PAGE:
Tuesday, December 21, 2010

December 21-Diffusion and Osmosis

Today we started out class with Mr. Finley telling us that we would do an activity by looking at pond water and the organisms after Christmas break. Then he had us read a lesson in the cells textbook, and take notes on it. These were my notes:

  • Diffusion-the process by which molecules spread out, or move from areas where there are many of them to areas where are fewer of them.

  • Diffusion occurs because gases, liquids, and solids are in constant motion in all directions, which naturally spreads them out until they are evenly distributed

  • Diffusion helps cells maintain homeostasis, such as the oxygen needed for breathing enters cells by diffsuion

  • The concentration of a substance is how many particles of the substance there are in a volume

  • Example-If you dissolve 9 grams of sugar in a liter of water, the concentration is 9 grams/liter

  • Diffusion occurs more rapidly when the difference in concentration between the two areas is higher and slower when the difference in concentration is lower

  • Small molecules (such as oxygen) can pass through the gaps in a cell membrane by diffusion

  • Example, in photosynthesis oxyen not used for cellular respiration passes out of the cell by diffusion

  • Diffusion is an example of Passive Transport which is when materials move without using cell energy

  • Cells benefit from passive transport because it allows cells to move materials with out having to expend any energy

  • A cell can only diffuse across a cell membrane if the substance can dissolve in the lipids that make it up

  • Osmosis is when water moves through cell membrane through diffusion

  • If the concentration of water is higher outside than inside then water will move into the cell, and vice versa

  • Example-when you don't water a plant it wilts because water leaves the leaves by osmosis but when you water the soil because there is more water concentrated in the soil than the leaves water goes into the leaves

After we took notes on the reading, we had to answer questions about it. These were my answers"

1. Diffusion and omnosis are similar because they both deal with cells spreading out and moving to another area, just that with osmosis there is water moving through a cell membrane.

4. The water will enter the stems of the boquet of carnations through osmosis.

6. Water diffuses into the protozoa.

After the questions were done, we studied for our test until the end of the period.

This is important because we'll need to know it for the test on this unit. Diffusion and osmosis are two important processes that we will need to know in the future, and it's a very good idea to learn them now.

Click on me for a link to a page about diffusion.


Monday, December 20, 2010

12/20/10 7th Grade Period 8

Today at the start of class Mr. Finley said that the test that was suppose to be on Tuesday, 12/21/10, is changed to Wednesday, 12/22/10. It was changed because Mr. Finley cannot do an 8th grade study session on the same morning as a 7th grade study session. So, our study session will be Wednesday morning, the day of the test. Soon after that Mr. Finley started to continue the topic from Friday, which was the cell membrane one. He started talking about how the blue dye mixes with the water. Some things that happened were mixing, swirling, and spreading, from Friday. Mr. Finley started to tell us that with a cell when there are more molecules on the outside more will try to get in until its equal in both sides. After that we watched a movie on Cells.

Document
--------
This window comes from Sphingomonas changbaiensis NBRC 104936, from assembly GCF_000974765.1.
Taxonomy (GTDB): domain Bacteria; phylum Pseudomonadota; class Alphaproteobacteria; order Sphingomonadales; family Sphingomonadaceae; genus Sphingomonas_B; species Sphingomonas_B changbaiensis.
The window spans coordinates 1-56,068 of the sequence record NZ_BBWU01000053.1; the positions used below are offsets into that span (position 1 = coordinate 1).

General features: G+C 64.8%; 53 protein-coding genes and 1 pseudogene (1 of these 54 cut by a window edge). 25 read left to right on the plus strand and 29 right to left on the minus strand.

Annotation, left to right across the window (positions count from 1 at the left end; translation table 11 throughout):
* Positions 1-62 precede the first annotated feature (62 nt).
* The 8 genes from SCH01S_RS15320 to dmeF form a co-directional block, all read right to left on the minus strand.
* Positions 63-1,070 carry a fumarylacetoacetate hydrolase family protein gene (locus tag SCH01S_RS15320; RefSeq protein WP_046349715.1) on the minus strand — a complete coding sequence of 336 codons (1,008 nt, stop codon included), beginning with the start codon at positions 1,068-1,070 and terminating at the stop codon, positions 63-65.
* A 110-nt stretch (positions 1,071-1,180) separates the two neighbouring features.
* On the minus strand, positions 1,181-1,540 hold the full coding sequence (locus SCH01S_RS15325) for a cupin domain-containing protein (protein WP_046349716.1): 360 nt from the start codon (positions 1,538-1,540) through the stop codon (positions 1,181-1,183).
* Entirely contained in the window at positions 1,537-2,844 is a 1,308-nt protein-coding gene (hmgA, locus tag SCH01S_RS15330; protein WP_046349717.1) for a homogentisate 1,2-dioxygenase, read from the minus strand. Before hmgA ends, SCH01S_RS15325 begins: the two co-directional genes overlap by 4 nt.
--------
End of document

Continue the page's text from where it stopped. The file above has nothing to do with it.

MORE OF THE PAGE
Notes on Movie-

The first thing that they talked about were eukaryotic cells and prokaryotic cells. Eukaryotic cells have areas inside of it that separate off from the rest of the cell by membranes. The areas I am talking about include nucleus, lots of mitochondria, and other organelles such as Golgi Body. To learn more about that review the packet, Cell Classification Article. The Prokaryotic cell doesn't have a nucleus mitochondria or any other kind of membrane. The cell membrane is the boundary of the cell. Nucleus and ribosomes are made in a cell membrane. The Cytoplasm has most of the organelles, it takes up more than half the cell in most cells. Mitotibulis are hollow, it can be taken apart. Mitochondria are when organic breaking cells break down. If you zoomed into Mitochondria you would see a small little Mitochondrian. Chloroplasts absorb light energy, a type of palstic. Mitochondria is cells saving a lot of energy to save mitochondrian in them. The funtion of chloroplasts is when photosynthesis conducts. The ribosomes form consists of protein and RNA. The Smooth ER has no ribosomes, transports fat, and limits detosifies drugs. Golgi Apparatus consists vesicles like a processing station. Lisisomes get rid of organelles, vacuole maintain plant cells, pressure and provide stability to the plant.

Friday, December 17, 2010

12/17/10 Cell Vocabulary

Today we started by going over the cell parts and functions. Mr. Finley then showed us in the middle of our discussion how the blue dye mixes with the water. Some observations were that it was spreading, mixing, and swirling.

-stores and protects the DNA; determines what characteristics the cell needs
Cell Wall-provides the shape; protects the cell(on plant cell and bacteria)
Cell Membrane-allows small molecules to pass freely while large molecule move by transport proteins; flexible for ease of motion
Ribosomes-takes RNA and turns it into protein
Vacuole-stores food and water; releases food too
Rough Endoplasmic Reticulum-just a highway system
Smooth Endoplasmic Reticulum-many different functions
Chloroplasts-responsible for photosynthesis
Mitochondria-used to provide energy to the cell; has molecules and proteins
Lysosomes-breakdown proteins
Golgi Apparatus-tags molecules so they can be moved; molecules and organelles are attracted to each other
Cytoplasm-transports proteins; maintains the cells shape; keeps cells and organelles in place

We spent the whole class time going over the vocabulary. But it was worth it!